Detroit's run game struggles in 2010 have been well-documented.
The team didn't muster much against the Jets' top-flight rush defense two weeks ago, but the slump continued at league doormat, Buffalo, last Sunday. The Lions managed just 76 yards in the loss. Rookie running back Jahvid Best, still hampered by a stubborn turf toe injury, averaged just 2.1 yards per carry.
Best has missed a handful of practices this week, but is scheduled to play in Sunday's road contest at Dallas.
The team's offensive line is shouldering some of the blame for a run offense that ranks third-to-last in the league. Lanes have been few and far between, and collective failures have turned Detroit's once promising offense one-dimensional. To their credit, Detroit's passing offense has helped picked up the slack, a band-aid the team knows isn't a long-term solution.
"It falls on all of us; I think generally people talk about the line blocking or the runner or the scheme or whatever it is," offensive coordinator Scott Linehan said Friday. "We're going to keep fighting out there, keep grinding, and find a way to get the run game where we want it."
Against Dallas, they'll also be without the services of running back Kevin Smith (thumb), forcing the coaching staff to activate little used, third-string running back Aaron Brown this weekend. Brown is cut from the same cloth as Best, a scat back that provides speed out of the backfield, but not much else.
The Lions will also employ veteran Maurice Morris, hoping that the trio is able to find some ground success.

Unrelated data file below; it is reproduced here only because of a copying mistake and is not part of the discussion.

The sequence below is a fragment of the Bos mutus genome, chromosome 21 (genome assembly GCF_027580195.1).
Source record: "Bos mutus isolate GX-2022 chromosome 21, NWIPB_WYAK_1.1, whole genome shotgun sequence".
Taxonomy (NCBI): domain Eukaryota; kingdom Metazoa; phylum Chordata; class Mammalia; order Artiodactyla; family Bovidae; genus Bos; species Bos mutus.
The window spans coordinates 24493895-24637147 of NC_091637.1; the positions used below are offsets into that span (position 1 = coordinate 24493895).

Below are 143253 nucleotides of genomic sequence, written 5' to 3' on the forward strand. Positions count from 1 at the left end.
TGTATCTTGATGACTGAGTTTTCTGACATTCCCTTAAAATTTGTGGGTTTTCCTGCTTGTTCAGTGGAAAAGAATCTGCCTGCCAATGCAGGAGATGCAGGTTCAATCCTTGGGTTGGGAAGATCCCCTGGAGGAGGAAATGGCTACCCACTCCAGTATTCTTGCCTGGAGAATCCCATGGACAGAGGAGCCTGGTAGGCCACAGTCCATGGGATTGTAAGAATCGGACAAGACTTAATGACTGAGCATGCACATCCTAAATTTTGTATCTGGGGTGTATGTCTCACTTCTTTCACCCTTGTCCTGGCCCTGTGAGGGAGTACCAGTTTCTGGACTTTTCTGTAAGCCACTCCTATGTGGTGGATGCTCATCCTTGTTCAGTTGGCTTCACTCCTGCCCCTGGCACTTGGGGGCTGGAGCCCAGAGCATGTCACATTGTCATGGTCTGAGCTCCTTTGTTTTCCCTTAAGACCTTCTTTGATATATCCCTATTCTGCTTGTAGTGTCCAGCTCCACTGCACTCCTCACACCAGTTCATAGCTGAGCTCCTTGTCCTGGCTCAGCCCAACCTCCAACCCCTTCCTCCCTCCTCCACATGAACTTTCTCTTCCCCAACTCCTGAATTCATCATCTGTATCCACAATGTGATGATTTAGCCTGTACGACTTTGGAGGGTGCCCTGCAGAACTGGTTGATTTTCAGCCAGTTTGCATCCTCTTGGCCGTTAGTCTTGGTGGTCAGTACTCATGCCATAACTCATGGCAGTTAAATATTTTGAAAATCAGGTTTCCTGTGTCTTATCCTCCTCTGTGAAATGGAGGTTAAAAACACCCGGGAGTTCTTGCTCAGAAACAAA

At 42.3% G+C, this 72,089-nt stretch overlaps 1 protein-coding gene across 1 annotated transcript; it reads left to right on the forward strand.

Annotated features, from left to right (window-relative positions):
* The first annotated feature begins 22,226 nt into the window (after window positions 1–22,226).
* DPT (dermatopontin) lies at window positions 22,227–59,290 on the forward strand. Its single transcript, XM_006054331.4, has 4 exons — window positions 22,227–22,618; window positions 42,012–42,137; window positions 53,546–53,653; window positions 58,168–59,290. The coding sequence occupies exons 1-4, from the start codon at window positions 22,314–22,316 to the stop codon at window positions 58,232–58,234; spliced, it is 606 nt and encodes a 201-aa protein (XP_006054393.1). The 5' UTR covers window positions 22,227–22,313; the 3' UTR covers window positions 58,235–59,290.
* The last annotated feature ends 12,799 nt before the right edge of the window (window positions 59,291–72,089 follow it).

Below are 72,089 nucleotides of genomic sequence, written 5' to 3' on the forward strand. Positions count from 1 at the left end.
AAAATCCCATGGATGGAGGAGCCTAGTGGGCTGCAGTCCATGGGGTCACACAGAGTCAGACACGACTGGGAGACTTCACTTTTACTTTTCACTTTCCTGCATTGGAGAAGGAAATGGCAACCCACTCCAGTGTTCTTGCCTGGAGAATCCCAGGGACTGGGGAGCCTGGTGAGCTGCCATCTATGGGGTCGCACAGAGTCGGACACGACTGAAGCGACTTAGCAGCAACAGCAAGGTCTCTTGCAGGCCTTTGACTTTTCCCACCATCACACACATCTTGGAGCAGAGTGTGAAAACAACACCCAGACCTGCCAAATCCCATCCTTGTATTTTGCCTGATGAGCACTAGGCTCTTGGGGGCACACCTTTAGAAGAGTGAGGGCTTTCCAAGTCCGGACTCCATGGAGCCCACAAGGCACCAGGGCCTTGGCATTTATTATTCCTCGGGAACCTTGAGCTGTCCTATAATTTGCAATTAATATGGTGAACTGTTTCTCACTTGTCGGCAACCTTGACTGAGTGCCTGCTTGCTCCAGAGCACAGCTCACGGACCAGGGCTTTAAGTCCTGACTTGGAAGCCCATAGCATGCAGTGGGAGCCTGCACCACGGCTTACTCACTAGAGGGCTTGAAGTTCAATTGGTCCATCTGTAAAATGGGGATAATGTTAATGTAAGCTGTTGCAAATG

"We're searching for a solution, certainly," Linehan admitted. "It hasn't been what we want. We've adjusted in our passing game to make up for it. A lot of our passing game has been to be efficient, so that replaces some of the run game. I'd really like to see guys go out there and the biggest thing is we want to eliminate the lost yardage plays.
"It's hard to get your confidence and a rhythm in the run game if you lose yards, so what I want to see the guys do, whether it be Jahvid (Best) or (Maurice Morris) ... show that they can be very efficient with the run game. We have not had the explosive plays but we're looking forward to getting that big hit or those two big hits in the run game to give us that production. Until we do that we're going to continue to look for solutions."
The Lions still believe Best can be that big play running back, the prophecized 'homerun hitter' they drafted in April.
"He's not even close to his potential right now," coach Jim Schwartz said. "You saw him in preseason and you saw him early in the season. He obviously hasn't been full speed. It's something that he's had to deal with and it's something that you need to work through during the week to get to Sunday and get to Sunday feeling well. But I think he's basically scratched the surface of where he can be."